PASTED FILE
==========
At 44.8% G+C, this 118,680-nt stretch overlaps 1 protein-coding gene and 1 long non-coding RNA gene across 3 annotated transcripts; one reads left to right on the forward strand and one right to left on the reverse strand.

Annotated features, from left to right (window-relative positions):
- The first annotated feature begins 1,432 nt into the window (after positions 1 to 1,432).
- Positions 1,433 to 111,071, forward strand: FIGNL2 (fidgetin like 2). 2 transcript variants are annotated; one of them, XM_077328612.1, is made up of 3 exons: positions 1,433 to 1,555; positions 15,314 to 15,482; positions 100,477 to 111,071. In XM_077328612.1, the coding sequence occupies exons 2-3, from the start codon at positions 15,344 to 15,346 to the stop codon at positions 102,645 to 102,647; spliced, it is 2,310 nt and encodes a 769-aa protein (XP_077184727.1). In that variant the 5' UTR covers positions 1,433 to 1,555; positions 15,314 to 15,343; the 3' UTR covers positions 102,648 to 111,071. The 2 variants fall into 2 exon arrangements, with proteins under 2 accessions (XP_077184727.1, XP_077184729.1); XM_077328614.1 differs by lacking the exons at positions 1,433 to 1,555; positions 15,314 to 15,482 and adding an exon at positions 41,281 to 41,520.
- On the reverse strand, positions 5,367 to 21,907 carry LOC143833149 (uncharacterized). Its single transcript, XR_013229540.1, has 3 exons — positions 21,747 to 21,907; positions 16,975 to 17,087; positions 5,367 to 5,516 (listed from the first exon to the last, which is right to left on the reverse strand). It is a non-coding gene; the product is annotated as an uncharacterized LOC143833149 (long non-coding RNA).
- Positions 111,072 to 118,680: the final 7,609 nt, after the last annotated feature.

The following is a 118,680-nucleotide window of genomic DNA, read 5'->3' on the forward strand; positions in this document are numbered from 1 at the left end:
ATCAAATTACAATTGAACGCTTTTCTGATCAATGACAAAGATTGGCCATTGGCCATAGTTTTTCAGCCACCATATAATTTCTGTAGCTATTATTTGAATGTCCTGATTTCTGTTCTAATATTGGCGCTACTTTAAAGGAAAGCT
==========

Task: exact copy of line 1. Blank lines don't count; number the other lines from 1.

At 44.8% G+C, this 118,680-nt stretch overlaps 1 protein-coding gene and 1 long non-coding RNA gene across 3 annotated transcripts; one reads left to right on the forward strand and one right to left on the reverse strand.